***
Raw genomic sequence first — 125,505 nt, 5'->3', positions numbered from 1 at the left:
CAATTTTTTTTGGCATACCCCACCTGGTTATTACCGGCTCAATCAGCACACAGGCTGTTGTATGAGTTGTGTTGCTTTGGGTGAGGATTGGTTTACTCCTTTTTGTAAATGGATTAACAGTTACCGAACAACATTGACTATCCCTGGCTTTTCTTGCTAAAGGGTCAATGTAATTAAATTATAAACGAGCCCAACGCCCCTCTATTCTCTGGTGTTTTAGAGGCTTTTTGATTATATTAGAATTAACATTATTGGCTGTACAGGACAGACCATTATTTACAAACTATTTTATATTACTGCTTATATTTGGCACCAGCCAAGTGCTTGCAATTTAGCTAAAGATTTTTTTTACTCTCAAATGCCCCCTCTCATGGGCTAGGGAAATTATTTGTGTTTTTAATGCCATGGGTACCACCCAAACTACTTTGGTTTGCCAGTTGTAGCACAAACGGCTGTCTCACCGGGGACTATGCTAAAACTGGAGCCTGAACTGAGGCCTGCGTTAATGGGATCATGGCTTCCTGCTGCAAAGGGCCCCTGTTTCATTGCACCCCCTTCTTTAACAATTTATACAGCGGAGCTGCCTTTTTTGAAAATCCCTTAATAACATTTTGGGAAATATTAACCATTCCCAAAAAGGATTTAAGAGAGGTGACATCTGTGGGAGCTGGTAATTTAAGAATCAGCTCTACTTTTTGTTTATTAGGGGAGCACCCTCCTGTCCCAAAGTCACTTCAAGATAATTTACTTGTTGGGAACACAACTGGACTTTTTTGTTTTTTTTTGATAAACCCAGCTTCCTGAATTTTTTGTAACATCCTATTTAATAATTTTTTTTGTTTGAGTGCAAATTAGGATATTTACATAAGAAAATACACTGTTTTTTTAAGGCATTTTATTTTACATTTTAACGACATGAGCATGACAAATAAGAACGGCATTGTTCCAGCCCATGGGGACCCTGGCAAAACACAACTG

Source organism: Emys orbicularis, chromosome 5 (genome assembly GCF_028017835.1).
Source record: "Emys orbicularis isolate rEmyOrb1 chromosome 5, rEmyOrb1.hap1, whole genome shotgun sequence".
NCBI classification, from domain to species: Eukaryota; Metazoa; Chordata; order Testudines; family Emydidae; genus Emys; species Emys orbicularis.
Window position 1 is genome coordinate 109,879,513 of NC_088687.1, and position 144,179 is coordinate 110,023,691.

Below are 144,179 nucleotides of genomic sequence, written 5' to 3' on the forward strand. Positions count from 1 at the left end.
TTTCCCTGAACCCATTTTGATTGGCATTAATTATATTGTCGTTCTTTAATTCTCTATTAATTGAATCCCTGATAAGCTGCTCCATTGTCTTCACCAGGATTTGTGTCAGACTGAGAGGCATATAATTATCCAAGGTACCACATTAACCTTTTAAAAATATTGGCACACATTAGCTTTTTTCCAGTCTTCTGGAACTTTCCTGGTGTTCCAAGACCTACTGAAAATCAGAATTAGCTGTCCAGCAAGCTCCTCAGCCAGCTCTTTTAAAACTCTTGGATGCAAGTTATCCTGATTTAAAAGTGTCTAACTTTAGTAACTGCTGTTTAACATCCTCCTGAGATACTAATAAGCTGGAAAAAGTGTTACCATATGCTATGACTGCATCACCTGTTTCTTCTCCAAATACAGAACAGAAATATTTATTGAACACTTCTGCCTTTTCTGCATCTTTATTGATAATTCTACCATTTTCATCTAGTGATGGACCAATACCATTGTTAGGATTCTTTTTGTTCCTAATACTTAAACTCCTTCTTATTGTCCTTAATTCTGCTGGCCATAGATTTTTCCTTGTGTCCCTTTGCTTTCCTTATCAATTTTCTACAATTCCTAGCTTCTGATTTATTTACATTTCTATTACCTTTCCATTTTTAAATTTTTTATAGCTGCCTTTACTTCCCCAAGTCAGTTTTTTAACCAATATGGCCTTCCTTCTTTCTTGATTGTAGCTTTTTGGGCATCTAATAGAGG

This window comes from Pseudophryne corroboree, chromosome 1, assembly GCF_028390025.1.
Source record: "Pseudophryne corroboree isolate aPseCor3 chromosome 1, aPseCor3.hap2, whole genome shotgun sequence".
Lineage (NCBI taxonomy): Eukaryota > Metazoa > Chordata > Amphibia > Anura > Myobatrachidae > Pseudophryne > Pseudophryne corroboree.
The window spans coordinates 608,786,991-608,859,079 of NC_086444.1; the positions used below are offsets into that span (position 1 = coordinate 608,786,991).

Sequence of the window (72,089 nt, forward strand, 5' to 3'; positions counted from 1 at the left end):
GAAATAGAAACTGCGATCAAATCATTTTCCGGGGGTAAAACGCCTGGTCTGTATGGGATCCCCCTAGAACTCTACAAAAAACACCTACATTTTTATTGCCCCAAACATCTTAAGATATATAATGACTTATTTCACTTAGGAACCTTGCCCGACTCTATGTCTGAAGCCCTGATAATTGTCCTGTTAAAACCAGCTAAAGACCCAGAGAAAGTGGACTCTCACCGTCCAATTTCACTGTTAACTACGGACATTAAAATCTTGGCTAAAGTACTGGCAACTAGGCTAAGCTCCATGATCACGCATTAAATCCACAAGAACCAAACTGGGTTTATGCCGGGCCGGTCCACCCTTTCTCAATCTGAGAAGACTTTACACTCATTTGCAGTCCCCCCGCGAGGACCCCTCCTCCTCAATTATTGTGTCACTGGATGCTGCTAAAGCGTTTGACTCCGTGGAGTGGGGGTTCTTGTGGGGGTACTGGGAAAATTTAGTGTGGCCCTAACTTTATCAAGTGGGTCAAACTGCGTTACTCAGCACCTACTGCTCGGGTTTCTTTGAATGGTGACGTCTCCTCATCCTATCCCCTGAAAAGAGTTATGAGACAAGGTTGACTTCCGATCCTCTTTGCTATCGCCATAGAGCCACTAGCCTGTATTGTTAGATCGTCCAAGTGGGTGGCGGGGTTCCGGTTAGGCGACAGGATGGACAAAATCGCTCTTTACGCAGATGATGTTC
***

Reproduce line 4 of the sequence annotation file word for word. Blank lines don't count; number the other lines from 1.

Source record: "Emys orbicularis isolate rEmyOrb1 chromosome 5, rEmyOrb1.hap1, whole genome shotgun sequence".